book review: The Hiding Place by C.J. Tudor

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THE HIDING PLACE by C.J. Tudor
(UK title: THE TAKING OF ANNIE THORNE)
★★☆☆☆
Crown, February 5, 2019

I was all over the place with this book. It was at times gripping, laughable, chilling, confusing, and dull, so I’m not having the easiest time gathering my thoughts and deciding on a rating.

To be honest I’m not exactly sure what the main mystery here was supposed to be so I’ll spare you from too many plot details, but basically, when Joe Thorne was a teenager his sister Annie died, following a period where she went missing for 48 hours before turning up again. Now Joe is a teacher at his old school and he has reason to believe that whatever happened to Annie is happening again. That doesn’t give you a good sense of just how convoluted this was, but I guess that’s the gist.

So that’s criticism number one: there are too many plot threads. Half of them are unnecessary and half of them are left unresolved. There’s also a supernatural element that is only halfheartedly integrated into the story, and the lack of answers we receive about this felt to me like Tudor didn’t have any of the answers herself and fell back on the lazy excuse of ‘well it’s supernatural, I don’t need to explain it.’ Since so much went unexplained, the ending was all kinds of anticlimactic, and the ‘final showdown,’ if we can call it that, was probably one of the worst thriller scenes I’ve ever read. But hey, at least Joe has no illusions to the contrary about what kind of book he’s in. “And then, feeling very much like a character in a bad thriller, I say: ‘I think we should talk.'”

And that’s another problem, the desperate attempts to overcompensate for dull moments with humor that doesn’t land. In the first half of this book in particular you could hardly go a page without cringing due to something like this:

“Never go back. That’s what people always tell you. Things will have changed. They won’t be the way you remembered. Leave the past in the past. Of course, the last one is easier said than done. The past has a habit of repeating on you. Like bad curry.”

… which was frustrating when the strongest thing about this book is its atmosphere. When your book manages to be as creepy and downright terrifying as this one can be at times, you shouldn’t sacrifice the tone for these silly throwaway lines. And the thing is, this book was properly brilliant at times. Certain scenes, particularly the flashbacks, were tense and vivid and gripping, and I had plenty of moments of not being able to put this book down because I needed to know what happened next. So in that way, it was one of the more fun reading experiences I’ve had recently. Unfortunately I was rewarded for racing through it with an altogether terrible ending.

So on the whole, where this is good, I actually think it’s better than The Chalk Man. Where it’s bad, it’s worse by far. The Hiding Place is certainly more ambitious, but The Chalk Man is more consistent. (I’ve also seen many reviews comment on the transparent similarity to Stephen King’s Pet Sematary, but as I haven’t read any King myself I can’t personally comment on that – I just wanted to mention it for everyone else’s consideration.)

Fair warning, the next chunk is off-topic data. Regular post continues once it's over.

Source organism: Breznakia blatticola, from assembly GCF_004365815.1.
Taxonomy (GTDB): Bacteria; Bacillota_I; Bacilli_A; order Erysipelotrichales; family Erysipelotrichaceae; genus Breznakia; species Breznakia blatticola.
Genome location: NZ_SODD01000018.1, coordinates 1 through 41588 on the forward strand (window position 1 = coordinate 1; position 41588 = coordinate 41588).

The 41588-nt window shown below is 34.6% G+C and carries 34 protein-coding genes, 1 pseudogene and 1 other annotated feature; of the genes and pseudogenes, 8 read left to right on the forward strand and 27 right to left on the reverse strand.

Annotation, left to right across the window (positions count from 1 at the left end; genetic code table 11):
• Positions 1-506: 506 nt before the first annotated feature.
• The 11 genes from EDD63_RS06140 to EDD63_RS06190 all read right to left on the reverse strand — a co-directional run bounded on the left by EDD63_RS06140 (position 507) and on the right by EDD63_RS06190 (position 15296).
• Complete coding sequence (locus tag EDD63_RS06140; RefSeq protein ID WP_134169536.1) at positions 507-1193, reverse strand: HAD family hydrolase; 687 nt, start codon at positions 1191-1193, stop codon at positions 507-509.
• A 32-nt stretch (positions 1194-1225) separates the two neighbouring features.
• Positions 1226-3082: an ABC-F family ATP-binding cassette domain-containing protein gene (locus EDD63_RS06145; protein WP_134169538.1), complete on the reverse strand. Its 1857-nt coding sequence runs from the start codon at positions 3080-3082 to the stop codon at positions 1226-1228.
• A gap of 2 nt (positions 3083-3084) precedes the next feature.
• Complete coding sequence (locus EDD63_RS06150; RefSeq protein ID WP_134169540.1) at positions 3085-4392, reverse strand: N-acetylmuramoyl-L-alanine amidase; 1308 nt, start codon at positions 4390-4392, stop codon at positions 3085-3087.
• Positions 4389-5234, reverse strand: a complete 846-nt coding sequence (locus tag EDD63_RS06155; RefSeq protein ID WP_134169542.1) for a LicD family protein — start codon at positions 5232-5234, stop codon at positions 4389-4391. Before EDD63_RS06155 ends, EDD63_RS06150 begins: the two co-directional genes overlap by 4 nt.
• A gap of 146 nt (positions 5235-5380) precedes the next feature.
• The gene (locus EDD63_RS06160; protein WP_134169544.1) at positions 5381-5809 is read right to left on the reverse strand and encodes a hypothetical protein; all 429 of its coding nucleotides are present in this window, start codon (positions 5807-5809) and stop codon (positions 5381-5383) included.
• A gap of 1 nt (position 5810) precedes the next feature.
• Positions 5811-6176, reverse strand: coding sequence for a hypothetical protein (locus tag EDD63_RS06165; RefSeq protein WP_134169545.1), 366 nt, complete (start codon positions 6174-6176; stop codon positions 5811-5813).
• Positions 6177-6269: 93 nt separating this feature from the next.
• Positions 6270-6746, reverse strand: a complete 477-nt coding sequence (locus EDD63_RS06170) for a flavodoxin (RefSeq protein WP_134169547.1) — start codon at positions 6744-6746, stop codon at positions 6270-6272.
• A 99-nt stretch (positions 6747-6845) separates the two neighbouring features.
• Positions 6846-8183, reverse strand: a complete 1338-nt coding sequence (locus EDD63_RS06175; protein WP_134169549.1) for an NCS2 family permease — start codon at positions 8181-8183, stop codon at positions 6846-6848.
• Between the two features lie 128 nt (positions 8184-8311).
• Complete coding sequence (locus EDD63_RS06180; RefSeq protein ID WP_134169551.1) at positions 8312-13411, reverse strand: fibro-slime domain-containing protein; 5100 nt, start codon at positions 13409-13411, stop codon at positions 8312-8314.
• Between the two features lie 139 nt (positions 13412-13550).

Thank you to Netgalley and Crown for the advanced copy provided in exchange for an honest review.

book review: The Chalk Man by C.J. Tudor

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THE CHALK MAN by C.J. Tudor
★★★★☆
Crown Publishing Group, January 2018

 

The Chalk Man is a delightfully twisted oldschool thriller that could somehow be a cross between an early Stephen King novel and an episode of Midsommer Murders. In a small town in 1980s England, a series of events occurs in the life of 12-year-old Eddie Adams – a beautiful girl is injured in a freak accident at a local fair; a mysterious new teacher arrives in town; a girl will soon be found murdered; and in the middle of it all, one of Eddie’s friends receives a bucket of chalk as a birthday gift.

Though it’s a comparatively short thriller (not even 300 pages), C.J. Tudor packs a whole lot into this book. There are more background characters and subplots than you’d initially expect, and the result is a fast-paced, addicting, plot-driven novel that’s nearly impossible to put down once you start reading. I’m left with absolutely no doubt as to why this is being heralded as one of the first big thrillers of 2018. Tudor is going to be a name to look out for.

At first I was sure this was going to be a 5 star read, but (without getting into spoiler territory) I wasn’t entirely satisfied with the ending… I found a lot of it predictable and I thought there were too many plot points conveniently tied up all at once. It’s one of those endings that’s a bit too neat and doesn’t leave much to the imagination. I loved reading this, but I doubt it will stay with me years from now. That said, it’s a must-read for anyone who likes their mysteries creepy and addicting. I dare you not to fly through this once you pick it up.

While it’s not an outright horror novel, this book flirts with horror more than your average thriller, so proceed with caution. NB triggers for rape and gore.

Many thanks to Crown Publishing and C.J. Tudor for providing me with an ARC in exchange for an honest review. The Chalk Man will be published in January 2018.